The Arts of Japan Galleries have been transformed into a dazzling fashion show of kimono from the late eighteenth century to the present day. Translated literally as "thing to wear," the kimono has gone through major transformations throughout history: in the Edo period (1615–1868) it was an everyday garment, and now it is worn mainly on special occasions and collected as "traditional Japanese art." Its design, function, and meaning have shifted dramatically in the last one hundred and fifty years, shaped by the dialogue of Japanese traditions, modern inventions, and Western ideas. Featuring more than fifty spectacular robes, this exhibition tells a story about the Japanese garment whose designs mirror trends in pictorial and decorative arts of every era. Both sumptuous garments custom-made for wealthy patrons and everyday wear available for sale to the general public are represented. Highlights also include three examples of contemporary kimono created by designers designated by the Japanese government as Living National Treasures.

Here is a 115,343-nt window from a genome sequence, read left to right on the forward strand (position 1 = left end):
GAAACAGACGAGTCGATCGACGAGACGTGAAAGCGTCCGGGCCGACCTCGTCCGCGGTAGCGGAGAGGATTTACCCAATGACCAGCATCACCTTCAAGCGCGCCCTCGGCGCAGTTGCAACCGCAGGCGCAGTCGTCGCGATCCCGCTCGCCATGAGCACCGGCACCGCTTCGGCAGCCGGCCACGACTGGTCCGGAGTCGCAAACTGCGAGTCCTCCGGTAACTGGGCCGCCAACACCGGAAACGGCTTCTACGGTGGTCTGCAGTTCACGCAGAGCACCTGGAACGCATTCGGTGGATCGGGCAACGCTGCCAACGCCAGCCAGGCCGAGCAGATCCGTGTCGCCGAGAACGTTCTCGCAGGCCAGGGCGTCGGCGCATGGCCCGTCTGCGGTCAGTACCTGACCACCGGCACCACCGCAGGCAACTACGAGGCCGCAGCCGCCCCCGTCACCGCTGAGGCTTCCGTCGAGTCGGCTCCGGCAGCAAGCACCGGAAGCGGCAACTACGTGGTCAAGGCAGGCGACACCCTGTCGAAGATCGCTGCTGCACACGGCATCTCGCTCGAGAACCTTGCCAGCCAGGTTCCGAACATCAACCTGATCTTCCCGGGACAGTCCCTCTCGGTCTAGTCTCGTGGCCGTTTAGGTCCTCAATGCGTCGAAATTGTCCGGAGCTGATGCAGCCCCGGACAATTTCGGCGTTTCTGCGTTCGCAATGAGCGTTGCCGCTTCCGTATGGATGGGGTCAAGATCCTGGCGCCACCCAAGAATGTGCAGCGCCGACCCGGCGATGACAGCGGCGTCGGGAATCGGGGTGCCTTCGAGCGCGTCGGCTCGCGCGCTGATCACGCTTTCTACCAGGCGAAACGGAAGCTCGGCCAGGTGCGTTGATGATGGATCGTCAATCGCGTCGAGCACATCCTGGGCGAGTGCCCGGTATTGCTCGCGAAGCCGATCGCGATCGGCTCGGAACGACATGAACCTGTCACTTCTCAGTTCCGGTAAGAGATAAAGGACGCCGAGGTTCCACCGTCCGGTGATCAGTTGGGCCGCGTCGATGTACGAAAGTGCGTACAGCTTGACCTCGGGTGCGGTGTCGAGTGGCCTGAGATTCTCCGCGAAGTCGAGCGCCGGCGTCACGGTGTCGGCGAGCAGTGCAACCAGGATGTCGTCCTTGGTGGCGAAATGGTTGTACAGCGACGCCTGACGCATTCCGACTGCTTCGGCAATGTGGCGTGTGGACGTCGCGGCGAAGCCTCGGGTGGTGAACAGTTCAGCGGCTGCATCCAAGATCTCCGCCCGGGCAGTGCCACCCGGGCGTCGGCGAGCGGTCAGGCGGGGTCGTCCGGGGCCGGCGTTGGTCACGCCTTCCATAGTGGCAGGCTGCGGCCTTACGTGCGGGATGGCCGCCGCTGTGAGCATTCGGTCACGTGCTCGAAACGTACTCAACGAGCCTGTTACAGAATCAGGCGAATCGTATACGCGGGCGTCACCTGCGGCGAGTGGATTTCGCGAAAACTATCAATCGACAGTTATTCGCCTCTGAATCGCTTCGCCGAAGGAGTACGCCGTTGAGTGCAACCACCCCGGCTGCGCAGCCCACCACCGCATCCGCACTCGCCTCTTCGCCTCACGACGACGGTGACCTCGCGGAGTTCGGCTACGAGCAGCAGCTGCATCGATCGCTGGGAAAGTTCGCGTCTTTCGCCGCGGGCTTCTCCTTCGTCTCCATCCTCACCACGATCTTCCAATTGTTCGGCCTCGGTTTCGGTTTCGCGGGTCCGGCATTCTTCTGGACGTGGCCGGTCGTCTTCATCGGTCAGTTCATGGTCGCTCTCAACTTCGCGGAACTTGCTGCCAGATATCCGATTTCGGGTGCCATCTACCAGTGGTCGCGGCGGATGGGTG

Some twenty-five robes on loan from private and public collections, including the Boston Museum of Fine Arts, the John C. Weber Collection, Julia Meech Collection, and others complement examples from the Metropolitan's Asian Art and Costume Institute collections; they are exhibited together with paintings, prints, and illustrated books, as well as lacquerware and ceramics, that share common design patterns with kimono. These T-shaped robes, decorated with a seemingly infinite variety of designs, not only reflect fashion trends but reveal much about Japanese culture, history, and society if we unlock the circumstances of their manufacture, sale, and ownership.
Read a related blog post on Now at the Met.
The exhibition is made possible by The Miriam and Ira D. Wallach Foundation Fund.